Effect of weekend admission on mortality associated with severe acute kidney injury in England: A propensity score matched, population-based study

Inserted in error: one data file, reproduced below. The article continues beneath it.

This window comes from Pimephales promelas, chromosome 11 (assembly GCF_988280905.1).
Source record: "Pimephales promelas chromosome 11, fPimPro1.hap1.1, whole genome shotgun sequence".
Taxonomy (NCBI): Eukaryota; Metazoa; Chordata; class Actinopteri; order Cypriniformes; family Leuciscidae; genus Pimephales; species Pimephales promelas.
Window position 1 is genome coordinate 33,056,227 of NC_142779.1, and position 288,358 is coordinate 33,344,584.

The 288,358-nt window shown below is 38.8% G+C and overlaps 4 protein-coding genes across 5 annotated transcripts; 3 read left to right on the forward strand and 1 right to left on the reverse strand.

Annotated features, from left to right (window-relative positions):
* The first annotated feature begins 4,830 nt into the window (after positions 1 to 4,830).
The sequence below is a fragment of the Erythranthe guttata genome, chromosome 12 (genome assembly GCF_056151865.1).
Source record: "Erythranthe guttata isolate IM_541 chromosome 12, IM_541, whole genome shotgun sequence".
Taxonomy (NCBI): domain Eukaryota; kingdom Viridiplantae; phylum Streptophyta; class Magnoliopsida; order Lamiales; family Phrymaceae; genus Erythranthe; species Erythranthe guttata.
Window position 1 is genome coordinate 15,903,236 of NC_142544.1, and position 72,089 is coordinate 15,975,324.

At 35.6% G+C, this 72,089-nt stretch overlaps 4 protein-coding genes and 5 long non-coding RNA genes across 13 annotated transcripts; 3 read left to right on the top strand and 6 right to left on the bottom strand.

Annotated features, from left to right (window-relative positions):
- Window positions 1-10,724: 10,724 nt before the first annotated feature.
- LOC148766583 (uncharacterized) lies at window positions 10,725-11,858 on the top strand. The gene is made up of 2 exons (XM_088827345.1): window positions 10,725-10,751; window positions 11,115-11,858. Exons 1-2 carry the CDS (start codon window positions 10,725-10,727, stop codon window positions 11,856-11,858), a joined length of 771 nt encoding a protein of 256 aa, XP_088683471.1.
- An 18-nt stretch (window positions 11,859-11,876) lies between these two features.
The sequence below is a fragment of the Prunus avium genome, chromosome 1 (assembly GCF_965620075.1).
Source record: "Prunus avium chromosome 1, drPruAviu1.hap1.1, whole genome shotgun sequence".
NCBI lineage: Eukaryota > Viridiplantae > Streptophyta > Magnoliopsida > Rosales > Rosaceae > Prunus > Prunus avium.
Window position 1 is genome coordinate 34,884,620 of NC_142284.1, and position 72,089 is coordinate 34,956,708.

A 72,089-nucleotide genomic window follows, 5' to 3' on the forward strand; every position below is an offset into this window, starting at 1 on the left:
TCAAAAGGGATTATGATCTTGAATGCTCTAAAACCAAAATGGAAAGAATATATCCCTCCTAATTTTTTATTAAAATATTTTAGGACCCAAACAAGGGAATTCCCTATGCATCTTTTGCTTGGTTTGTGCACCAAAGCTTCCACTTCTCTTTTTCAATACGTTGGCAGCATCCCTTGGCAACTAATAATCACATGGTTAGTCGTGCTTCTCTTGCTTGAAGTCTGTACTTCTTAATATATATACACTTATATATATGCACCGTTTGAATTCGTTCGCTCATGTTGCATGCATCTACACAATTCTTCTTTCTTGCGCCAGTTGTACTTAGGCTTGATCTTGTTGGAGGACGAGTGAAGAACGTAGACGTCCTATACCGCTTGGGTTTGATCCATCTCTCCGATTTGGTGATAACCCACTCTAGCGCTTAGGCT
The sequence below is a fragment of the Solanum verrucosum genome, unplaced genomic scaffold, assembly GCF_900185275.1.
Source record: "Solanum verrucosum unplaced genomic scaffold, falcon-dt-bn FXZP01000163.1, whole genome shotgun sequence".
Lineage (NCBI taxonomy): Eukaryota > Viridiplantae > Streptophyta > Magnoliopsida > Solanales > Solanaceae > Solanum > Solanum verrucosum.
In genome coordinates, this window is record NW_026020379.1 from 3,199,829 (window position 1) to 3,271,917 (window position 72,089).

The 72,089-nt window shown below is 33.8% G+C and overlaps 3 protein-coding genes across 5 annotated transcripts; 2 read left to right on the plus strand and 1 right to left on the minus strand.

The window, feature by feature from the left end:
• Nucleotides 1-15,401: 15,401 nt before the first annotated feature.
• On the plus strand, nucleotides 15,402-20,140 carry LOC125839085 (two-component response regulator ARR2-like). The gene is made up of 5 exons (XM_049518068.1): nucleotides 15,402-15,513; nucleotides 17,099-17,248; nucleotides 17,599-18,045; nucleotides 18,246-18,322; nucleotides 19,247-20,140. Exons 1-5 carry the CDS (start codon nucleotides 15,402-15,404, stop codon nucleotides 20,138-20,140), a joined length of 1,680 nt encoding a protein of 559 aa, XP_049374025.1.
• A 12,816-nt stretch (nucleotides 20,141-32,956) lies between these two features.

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Background Increased in-hospital mortality associated with weekend admission has been reported for many acute conditions, but no study has investigated “weekend effect” for acute kidney injury requiring dialysis (AKI-D). Methods In this large, propensity score matched cohort of AKI-D, we examined the impact of weekend admission and in-centre nephrology services in 53,170 AKI-D admissions between 1st April 2003 and 31st March 2015 using a hospital episode statistic dataset. Propensity score matching (PSM) was performed to match 4284 weekend admissions with AKI-D with 14,788 admissions on weekdays. Results Of the 53,170 admissions with AKI-D in the whole dataset, 12,357 (23%) were at weekends. The unadjusted mortality for weekend admissions was significantly higher compared to admissions on weekdays (40·6% versus 39·6%, p 0·046). However, in multivariable analysis of the PSM cohort, the odds of death for weekend admissions with AKI-D was 1·01 (95%CI 0·93,1·09). Mortality was higher for weekend admissions in West Midlands (odds ratio (OR) 1·32, 95% confidence interval (CI) 1·05, 1·66) and lower in East of England (OR 0·77, 95%CI 0·59, 1·00) but was not different to weekday admissions in all other regions. In 2003–04, weekend admissions had lower odds of death (OR 0·45, 95%CI 0·21, 0·96) and in 2010–11 higher odds of death (OR 1·28, 95%CI 1·00, 1·63) but in the other ten years observed, there was no significant difference in mortality between weekday and weekend admissions. Provision of in-centre nephrology services was associated with lower odds of death at 0·57 (95%CI 0·54, 0·62). Conclusions Weekend admissions in patients with AKI-D had no effect on mortality. Further research is warranted to elucidate the reasons for the lower mortality in hospitals with in-centre nephrology services.